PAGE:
I recently wrote about passion and its important role in affecting practice and discipline.
Since then, a speaker at 1 Million Cups, a weekly presentation and discussion forum we host at the Creators’ Foundry at 415 W. Boundary St., gave an excellent example about how passion changed the direction of his life.
The speaker, Jeremy Shaw, is a trained lawyer and has a master’s degree in business administration. He spent decades in his legal career and as a telecommunications consultant. One day he looked up from his law practice and realized that he was racing through life working long hours so he could afford time and money for his true passion, traveling to Spain and Portugal to taste great wines.
Then he took the bold move and left a stable, yet unfulfilling career. He put every bit of his energy into finding unique vineyards in beautiful settings.
Jeremy’s passion didn’t just trigger the move to do something he loves. It guides him daily as well.
I am pretty sure plenty of people like wine and like to travel to beautiful places. What I don’t know is how many people would dedicate years without profit to research, document and memorize the history and character of locations to create unique and unforgettable experiences.
Often, building something great with a competitive advantage means turning down the low-hanging fruit and taking bigger risks. Jeremy did this by not catering to a mass audience and replicating a common model.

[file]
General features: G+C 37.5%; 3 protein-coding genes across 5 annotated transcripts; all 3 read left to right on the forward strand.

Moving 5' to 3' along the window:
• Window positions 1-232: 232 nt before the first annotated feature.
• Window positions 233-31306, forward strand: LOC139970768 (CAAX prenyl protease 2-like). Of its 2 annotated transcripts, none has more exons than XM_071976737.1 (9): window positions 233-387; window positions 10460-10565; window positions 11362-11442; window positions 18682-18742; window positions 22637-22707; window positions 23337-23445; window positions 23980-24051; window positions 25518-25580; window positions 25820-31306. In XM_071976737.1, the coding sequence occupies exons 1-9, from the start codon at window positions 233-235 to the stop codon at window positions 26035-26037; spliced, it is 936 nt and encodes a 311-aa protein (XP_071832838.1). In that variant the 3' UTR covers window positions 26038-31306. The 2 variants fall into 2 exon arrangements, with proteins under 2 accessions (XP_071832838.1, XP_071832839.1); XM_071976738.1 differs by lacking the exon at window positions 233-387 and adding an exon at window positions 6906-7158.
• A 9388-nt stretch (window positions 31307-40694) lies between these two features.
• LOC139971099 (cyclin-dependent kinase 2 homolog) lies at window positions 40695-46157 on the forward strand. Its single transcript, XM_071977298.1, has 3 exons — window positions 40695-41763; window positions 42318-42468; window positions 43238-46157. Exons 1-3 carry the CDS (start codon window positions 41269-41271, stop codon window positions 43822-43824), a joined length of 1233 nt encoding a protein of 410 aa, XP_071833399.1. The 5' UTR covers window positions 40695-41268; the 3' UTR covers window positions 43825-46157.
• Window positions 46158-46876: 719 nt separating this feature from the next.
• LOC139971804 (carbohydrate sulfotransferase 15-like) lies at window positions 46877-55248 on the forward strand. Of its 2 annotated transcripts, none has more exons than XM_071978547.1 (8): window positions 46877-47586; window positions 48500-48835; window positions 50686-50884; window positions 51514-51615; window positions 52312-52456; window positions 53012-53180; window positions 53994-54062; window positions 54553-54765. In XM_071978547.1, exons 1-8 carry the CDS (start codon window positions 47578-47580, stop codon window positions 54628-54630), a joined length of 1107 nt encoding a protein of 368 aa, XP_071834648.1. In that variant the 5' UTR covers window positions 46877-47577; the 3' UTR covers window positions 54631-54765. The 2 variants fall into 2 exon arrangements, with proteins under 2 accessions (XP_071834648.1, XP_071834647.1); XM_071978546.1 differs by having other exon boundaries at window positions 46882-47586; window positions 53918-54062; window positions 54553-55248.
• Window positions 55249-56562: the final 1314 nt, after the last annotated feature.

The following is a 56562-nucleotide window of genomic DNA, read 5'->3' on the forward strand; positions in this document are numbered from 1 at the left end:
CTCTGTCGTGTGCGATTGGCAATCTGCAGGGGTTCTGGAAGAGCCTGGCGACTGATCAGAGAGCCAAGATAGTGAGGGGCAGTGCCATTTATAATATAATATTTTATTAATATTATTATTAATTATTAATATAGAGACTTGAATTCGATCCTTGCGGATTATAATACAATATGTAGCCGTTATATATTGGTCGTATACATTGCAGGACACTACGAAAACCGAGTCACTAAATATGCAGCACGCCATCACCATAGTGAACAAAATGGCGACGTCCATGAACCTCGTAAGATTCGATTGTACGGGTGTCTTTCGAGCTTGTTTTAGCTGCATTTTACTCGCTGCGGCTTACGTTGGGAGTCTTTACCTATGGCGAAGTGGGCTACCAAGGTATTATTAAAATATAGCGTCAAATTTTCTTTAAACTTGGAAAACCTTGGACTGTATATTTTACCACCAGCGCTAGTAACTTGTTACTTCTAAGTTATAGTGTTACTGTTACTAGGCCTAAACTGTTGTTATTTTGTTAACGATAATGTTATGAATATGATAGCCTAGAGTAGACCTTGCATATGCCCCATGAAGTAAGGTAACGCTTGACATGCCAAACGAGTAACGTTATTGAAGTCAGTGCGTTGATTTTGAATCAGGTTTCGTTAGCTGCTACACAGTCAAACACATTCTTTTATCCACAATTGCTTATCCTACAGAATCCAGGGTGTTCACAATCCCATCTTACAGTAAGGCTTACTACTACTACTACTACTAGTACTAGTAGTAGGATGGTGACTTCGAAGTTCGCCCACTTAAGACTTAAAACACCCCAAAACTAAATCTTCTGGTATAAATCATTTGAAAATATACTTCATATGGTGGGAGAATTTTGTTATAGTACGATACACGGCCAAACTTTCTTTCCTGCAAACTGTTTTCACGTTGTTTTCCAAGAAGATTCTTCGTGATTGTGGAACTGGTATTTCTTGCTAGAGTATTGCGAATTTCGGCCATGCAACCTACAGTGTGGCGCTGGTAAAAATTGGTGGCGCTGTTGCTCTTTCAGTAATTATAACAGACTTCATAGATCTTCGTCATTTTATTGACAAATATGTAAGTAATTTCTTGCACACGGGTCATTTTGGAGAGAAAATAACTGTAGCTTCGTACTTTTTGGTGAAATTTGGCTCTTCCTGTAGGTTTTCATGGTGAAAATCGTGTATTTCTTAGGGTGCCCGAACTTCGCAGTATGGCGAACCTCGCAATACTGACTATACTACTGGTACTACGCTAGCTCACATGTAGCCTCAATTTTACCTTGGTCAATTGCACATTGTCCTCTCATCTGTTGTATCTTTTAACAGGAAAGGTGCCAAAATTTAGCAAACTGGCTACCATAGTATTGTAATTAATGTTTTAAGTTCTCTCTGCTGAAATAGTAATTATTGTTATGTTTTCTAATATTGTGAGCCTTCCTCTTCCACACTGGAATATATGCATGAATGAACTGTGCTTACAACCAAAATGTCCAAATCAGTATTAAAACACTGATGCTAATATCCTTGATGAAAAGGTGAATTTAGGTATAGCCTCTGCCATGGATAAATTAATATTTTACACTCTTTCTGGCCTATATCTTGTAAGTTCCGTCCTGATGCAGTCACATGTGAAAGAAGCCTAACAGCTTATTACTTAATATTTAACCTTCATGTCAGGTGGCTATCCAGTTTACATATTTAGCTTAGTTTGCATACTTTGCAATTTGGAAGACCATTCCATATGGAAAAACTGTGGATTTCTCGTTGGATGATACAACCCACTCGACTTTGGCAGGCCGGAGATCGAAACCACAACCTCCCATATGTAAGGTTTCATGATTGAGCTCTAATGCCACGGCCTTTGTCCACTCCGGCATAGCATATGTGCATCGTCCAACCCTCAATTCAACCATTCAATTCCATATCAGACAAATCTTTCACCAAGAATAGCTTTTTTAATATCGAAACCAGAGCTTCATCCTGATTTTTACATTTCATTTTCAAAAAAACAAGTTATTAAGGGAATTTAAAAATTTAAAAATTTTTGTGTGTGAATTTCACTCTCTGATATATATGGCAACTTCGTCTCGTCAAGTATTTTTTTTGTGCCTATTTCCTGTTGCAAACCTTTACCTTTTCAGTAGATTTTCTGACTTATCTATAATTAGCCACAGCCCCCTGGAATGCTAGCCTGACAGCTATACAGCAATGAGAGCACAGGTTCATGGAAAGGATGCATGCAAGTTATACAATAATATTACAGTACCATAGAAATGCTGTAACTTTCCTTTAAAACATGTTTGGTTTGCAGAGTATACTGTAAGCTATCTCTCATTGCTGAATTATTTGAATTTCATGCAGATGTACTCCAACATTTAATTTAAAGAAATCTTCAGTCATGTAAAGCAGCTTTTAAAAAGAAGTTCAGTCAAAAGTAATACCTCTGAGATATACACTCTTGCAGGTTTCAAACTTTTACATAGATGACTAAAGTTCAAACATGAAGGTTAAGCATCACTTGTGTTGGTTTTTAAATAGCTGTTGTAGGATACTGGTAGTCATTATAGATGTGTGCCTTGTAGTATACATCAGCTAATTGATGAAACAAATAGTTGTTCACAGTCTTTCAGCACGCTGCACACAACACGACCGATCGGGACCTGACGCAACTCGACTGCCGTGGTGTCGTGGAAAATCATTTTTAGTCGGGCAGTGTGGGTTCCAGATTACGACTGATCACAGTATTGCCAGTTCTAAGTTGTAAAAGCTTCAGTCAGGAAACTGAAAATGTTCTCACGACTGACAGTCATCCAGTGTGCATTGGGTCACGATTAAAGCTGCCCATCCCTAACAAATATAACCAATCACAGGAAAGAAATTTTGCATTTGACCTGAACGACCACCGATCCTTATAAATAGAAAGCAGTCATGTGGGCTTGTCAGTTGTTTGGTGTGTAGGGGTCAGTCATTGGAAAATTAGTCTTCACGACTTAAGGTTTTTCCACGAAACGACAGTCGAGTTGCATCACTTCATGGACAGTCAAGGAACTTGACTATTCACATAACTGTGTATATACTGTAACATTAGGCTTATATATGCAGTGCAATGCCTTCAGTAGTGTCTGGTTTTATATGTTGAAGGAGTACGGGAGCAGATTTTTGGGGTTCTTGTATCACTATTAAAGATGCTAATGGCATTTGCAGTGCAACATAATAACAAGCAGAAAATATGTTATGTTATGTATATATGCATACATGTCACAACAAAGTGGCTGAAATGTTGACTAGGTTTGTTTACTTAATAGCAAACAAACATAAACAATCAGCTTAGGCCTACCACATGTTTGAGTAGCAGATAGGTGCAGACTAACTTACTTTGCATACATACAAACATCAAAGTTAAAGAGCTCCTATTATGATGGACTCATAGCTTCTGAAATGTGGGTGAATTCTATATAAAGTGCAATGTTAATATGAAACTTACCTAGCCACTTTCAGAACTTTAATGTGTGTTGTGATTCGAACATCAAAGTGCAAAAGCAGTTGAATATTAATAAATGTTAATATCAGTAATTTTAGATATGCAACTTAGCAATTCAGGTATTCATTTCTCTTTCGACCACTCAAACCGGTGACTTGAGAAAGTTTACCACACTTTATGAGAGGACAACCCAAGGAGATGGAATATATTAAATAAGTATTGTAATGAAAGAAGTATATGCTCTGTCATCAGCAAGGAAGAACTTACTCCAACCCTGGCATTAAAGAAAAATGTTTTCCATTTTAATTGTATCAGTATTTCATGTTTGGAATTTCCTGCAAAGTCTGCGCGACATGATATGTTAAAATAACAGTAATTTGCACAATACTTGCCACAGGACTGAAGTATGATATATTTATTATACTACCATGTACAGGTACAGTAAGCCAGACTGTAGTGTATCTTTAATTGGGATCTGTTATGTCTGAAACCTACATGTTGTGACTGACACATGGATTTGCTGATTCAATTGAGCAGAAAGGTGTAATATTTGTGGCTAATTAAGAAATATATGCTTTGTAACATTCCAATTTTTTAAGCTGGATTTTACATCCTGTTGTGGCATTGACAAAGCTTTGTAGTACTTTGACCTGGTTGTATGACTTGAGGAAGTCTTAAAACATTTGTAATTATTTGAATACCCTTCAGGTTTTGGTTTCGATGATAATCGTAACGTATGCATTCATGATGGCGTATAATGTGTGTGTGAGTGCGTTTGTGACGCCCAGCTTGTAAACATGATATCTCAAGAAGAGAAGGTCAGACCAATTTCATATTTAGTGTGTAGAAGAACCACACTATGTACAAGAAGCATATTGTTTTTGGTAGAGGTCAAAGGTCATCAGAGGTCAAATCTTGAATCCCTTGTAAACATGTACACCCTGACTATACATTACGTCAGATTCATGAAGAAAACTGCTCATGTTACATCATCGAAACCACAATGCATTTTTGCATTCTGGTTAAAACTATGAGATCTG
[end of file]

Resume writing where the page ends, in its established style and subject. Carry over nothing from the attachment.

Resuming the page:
He built personal relationships with vintners by creating conversations and understanding the stories of those who create the wine.
“You can talk to the author, or you can talk to the publisher,” Jeremy says. “The publisher will sell your books; the author will tell you the story. When we travel, we don’t go to the tasting rooms, the equivalent of the bookstore, we get the story from our friend the vintner.”
Jeremy spends his time finding those stories.
My favorite story is that of Baron Bruemmer in Casal Santa Maria near Lisbon, whose family fled to Germany when Estonia was established in 1918. After an incredibly successful career with United Bank of Switzerland and a fulfilling retirement, the former executive at 96 years old had a choice: He could buy a vineyard or he could plant grapes with a minimum three-year investment period.
He chose to plant grapes explaining, “You’re never too old for a new project.”
He celebrates his 104th birthday this year and has an incredible vineyard.
I can’t promise you wine at 1 Million Cups, but we do serve up a cup of yummy PERC coffee. I can promise you, however, the opportunity to engage in incredible conversations with inspiring entrepreneurs from 9 a.m. to 10 a.m. every Wednesday morning at the Creators’ Foundry.
Come join us for 1 Million Cups — and maybe you’ll find inspiration to pursue your dream, regardless of your age.
Bea Wray is the executive director of The Creative Coast, a not-for-profit organization that promotes the creative and entrepreneurial community within the region. Bea can be reached at 912-447-8457 or email@example.com